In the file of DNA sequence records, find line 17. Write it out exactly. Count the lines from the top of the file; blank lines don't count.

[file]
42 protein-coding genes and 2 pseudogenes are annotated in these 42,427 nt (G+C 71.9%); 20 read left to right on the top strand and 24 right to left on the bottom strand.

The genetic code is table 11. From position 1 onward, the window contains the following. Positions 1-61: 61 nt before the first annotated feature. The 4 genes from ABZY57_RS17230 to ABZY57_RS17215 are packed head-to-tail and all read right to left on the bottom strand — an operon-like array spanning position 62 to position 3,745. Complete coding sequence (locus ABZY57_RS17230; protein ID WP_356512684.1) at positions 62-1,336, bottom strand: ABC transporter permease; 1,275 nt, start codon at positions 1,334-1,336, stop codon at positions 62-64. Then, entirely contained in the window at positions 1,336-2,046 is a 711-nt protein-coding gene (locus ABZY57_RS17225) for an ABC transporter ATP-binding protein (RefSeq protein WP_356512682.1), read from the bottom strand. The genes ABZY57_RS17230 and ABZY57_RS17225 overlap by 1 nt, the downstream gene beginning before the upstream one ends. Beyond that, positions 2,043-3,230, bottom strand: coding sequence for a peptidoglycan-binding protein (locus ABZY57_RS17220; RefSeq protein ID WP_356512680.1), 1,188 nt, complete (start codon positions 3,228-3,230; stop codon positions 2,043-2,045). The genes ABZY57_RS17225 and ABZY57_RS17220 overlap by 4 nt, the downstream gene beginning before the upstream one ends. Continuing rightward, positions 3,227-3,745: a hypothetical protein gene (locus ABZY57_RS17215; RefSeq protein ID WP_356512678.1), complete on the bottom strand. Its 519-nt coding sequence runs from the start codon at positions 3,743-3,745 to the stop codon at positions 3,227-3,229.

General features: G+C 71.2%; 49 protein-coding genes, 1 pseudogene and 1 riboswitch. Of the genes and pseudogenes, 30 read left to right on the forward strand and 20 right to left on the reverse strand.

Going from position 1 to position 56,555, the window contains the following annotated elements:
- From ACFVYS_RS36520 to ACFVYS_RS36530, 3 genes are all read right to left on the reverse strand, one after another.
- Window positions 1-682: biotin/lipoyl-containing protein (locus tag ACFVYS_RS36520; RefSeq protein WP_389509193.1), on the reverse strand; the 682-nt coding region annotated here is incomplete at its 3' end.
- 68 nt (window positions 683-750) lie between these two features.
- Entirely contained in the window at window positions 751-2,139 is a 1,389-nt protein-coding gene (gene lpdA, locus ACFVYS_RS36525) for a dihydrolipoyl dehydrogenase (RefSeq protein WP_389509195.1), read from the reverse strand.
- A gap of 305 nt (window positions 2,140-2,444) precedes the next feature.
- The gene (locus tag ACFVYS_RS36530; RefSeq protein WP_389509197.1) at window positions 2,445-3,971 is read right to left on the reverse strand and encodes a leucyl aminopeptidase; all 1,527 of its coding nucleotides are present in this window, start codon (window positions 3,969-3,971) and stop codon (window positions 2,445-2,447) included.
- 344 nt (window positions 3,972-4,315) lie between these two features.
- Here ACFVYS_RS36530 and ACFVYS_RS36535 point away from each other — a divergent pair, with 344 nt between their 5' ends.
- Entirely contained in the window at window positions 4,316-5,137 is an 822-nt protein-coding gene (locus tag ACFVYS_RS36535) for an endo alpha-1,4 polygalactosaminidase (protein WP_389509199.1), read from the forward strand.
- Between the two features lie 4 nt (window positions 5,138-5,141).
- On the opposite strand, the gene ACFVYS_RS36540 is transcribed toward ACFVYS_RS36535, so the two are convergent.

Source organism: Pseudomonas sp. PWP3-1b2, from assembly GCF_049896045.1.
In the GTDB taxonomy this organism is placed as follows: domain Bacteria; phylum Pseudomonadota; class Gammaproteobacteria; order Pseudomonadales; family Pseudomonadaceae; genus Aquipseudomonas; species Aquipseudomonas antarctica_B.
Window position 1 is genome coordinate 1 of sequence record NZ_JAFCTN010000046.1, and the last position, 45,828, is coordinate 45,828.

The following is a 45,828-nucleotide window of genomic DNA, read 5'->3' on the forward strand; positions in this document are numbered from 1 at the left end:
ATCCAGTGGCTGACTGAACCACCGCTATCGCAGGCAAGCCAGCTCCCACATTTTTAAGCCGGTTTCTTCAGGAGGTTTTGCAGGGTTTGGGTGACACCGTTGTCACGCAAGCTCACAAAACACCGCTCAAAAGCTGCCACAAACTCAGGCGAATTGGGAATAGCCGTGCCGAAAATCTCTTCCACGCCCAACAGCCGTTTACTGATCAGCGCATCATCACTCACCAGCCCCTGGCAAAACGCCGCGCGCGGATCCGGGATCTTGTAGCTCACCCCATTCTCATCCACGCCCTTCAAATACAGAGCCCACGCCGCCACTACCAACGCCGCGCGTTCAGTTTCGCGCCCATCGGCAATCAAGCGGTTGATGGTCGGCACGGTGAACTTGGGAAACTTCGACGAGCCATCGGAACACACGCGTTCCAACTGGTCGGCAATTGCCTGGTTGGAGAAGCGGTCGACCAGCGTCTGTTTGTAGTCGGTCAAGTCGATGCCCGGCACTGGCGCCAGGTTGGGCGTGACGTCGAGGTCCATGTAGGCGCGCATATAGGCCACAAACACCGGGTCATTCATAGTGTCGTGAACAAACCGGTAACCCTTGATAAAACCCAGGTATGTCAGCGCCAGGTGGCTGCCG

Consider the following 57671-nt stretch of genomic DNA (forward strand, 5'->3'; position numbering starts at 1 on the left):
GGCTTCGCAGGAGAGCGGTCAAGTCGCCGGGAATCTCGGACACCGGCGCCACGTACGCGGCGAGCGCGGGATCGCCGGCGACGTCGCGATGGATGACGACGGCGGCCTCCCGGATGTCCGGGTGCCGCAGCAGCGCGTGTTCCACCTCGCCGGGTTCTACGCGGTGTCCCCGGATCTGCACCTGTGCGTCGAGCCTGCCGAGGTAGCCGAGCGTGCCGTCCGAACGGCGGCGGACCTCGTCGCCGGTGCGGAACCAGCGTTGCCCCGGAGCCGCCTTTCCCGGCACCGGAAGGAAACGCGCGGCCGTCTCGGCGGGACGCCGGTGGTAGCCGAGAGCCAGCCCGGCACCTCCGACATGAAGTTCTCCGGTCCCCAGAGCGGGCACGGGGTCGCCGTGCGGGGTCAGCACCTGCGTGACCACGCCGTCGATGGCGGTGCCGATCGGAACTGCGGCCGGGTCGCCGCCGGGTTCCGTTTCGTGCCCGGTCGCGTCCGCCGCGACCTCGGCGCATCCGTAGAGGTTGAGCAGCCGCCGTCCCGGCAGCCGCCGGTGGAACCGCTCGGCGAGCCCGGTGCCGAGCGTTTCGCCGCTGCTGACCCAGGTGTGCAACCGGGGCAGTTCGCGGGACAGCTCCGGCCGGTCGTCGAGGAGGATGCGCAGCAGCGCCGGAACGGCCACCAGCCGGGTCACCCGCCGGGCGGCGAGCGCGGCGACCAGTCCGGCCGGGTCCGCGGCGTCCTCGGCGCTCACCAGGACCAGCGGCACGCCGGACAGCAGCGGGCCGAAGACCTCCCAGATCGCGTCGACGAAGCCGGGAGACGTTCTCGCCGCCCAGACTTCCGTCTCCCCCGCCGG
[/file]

In the GTDB taxonomy this organism is placed as follows: domain Bacteria; phylum Pseudomonadota; class Gammaproteobacteria; order Pseudomonadales; family Pseudomonadaceae; genus Aquipseudomonas; species Aquipseudomonas antarctica_B.